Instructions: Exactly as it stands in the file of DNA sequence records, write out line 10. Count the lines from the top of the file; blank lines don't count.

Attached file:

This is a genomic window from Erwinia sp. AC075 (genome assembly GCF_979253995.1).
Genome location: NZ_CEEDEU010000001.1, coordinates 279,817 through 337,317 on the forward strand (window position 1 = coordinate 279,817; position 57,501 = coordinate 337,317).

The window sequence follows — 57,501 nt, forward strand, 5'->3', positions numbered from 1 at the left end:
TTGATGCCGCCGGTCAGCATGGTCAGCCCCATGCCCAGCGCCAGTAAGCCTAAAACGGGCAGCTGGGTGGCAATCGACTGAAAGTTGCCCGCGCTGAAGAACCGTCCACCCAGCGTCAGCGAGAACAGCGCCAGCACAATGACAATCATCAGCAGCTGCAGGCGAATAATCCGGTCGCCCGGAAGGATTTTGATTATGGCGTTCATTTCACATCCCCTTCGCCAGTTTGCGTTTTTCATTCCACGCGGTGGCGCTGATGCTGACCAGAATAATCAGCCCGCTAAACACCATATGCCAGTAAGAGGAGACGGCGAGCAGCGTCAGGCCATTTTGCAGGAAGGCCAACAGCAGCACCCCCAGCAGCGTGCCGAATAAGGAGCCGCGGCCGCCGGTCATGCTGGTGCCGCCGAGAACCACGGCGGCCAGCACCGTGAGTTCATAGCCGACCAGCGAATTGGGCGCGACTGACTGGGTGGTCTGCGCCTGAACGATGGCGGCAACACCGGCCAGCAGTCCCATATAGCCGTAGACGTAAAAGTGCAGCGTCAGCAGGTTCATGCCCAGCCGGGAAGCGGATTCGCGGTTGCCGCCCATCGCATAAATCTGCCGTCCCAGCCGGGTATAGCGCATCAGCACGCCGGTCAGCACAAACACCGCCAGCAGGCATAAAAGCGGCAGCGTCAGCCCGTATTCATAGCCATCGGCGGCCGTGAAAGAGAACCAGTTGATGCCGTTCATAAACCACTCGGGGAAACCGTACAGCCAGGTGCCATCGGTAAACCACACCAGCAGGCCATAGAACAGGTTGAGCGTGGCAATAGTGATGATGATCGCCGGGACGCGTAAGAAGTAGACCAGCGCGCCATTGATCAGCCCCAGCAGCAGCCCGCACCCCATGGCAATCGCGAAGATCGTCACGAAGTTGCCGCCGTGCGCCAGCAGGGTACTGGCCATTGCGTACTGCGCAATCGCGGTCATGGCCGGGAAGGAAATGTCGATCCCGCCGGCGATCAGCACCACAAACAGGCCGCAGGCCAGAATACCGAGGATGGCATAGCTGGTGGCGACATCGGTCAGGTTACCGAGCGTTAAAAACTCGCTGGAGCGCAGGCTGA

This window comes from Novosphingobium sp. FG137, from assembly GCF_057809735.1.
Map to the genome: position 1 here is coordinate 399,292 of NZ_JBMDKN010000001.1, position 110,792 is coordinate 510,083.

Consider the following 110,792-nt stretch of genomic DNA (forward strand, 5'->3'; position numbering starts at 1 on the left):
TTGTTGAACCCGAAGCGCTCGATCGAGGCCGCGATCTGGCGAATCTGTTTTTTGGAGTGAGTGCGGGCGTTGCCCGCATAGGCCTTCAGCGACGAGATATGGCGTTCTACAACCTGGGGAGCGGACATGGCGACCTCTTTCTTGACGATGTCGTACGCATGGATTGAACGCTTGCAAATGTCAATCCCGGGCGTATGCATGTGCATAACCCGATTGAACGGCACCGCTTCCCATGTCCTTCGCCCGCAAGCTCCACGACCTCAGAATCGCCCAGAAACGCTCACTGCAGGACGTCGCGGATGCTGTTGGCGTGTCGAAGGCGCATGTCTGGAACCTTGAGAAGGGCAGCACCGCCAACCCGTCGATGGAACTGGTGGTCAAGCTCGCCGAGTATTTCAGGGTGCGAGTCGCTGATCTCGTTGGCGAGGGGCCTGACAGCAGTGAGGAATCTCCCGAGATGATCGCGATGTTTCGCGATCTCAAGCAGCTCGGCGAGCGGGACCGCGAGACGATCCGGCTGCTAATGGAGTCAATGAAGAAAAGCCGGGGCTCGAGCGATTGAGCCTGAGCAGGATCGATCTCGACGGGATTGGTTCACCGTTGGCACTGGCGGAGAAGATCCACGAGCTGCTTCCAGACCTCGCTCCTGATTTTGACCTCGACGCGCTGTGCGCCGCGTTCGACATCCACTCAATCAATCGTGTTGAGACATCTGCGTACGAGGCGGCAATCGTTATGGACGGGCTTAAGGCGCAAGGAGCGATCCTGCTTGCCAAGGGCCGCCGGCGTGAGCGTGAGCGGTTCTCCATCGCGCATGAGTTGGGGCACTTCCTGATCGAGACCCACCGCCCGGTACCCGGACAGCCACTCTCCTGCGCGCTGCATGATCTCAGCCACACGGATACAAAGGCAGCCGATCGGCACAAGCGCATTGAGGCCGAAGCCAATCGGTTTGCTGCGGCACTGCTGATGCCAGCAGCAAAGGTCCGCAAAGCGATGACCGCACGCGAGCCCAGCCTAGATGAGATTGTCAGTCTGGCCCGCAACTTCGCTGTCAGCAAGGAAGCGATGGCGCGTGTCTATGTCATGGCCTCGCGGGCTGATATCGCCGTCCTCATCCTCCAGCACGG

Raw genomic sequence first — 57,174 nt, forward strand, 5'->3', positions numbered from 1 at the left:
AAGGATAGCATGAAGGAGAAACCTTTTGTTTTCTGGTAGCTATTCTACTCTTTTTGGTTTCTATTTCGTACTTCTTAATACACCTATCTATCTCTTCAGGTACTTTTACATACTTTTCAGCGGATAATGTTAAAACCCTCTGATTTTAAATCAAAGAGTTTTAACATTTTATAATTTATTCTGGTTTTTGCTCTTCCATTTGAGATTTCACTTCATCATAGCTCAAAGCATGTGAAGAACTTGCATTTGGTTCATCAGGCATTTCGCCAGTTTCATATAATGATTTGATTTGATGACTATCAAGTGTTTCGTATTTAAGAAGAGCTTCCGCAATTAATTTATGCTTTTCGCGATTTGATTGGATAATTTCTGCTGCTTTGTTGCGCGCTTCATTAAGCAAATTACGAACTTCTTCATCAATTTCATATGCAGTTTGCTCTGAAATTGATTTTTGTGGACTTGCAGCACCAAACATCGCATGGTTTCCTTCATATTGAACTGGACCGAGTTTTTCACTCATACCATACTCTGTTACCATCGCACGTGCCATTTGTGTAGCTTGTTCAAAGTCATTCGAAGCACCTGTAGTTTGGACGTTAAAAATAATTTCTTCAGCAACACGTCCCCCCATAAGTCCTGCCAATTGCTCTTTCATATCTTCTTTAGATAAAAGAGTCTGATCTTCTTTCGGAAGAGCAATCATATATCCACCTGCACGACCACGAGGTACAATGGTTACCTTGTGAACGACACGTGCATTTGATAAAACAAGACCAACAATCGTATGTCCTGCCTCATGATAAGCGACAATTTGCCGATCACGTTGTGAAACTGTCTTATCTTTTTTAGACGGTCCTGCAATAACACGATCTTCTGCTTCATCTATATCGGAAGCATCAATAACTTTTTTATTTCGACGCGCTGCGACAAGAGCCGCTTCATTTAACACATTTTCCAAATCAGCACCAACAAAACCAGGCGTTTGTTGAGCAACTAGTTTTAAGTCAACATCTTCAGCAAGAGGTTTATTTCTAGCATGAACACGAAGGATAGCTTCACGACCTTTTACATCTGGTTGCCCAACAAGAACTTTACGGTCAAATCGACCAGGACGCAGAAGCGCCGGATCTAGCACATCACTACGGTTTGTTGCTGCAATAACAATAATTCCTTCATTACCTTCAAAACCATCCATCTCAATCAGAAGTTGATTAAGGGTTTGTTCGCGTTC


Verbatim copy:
AAGGATAGCATGAAGGAGAAACCTTTTGTTTTCTGGTAGCTATTCTACTCTTTTTGGTTTCTATTTCGTACTTCTTAATACACCTATCTATCTCTTCAGGTACTTTTACATACTTTTCAGCGGATAATGTTAAAACCCTCTGATTTTAAATCAAAGAGTTTTAACATTTTATAATTTATTCTGGTTTTTGCTCTTCCATTTGAGATTTCACTTCATCATAGCTCAAAGCATGTGAAGAACTTGCATTTGGTTCATCAGGCATTTCGCCAGTTTCATATAATGATTTGATTTGATGACTATCAAGTGTTTCGTATTTAAGAAGAGCTTCCGCAATTAATTTATGCTTTTCGCGATTTGATTGGATAATTTCTGCTGCTTTGTTGCGCGCTTCATTAAGCAAATTACGAACTTCTTCATCAATTTCATATGCAGTTTGCTCTGAAATTGATTTTTGTGGACTTGCAGCACCAAACATCGCATGGTTTCCTTCATATTGAACTGGACCGAGTTTTTCACTCATACCATACTCTGTTACCATCGCACGTGCCATTTGTGTAGCTTGTTCAAAGTCATTCGAAGCACCTGTAGTTTGGACGTTAAAAATAATTTCTTCAGCAACACGTCCCCCCATAAGTCCTGCCAATTGCTCTTTCATATCTTCTTTAGATAAAAGAGTCTGATCTTCTTTCGGAAGAGCAATCATATATCCACCTGCACGACCACGAGGTACAATGGTTACCTTGTGAACGACACGTGCATTTGATAAAACAAGACCAACAATCGTATGTCCTGCCTCATGATAAGCGACAATTTGCCGATCACGTTGTGAAACTGTCTTATCTTTTTTAGACGGTCCTGCAATAACACGATCTTCTGCTTCATCTATATCGGAAGCATCAATAACTTTTTTATTTCGACGCGCTGCGACAAGAGCCGCTTCATTTAACACATTTTCCAAATCAGCACCAACAAAACCAGGCGTTTGTTGAGCAACTAGTTTTAAGTCAACATCTTCAGCAAGAGGTTTATTTCTAGCATGAACACGAAGGATAGCTTCACGACCTTTTACATCTGGTTGCCCAACAAGAACTTTACGGTCAAATCGACCAGGACGCAGAAGCGCCGGATCTAGCACATCACTACGGTTTGTTGCTGCAATAACAATAATTCCTTCATTACCTTCAAAACCATCCATCTCAATCAGAAGTTGATTAAGGGTTTGTTCGCGTTC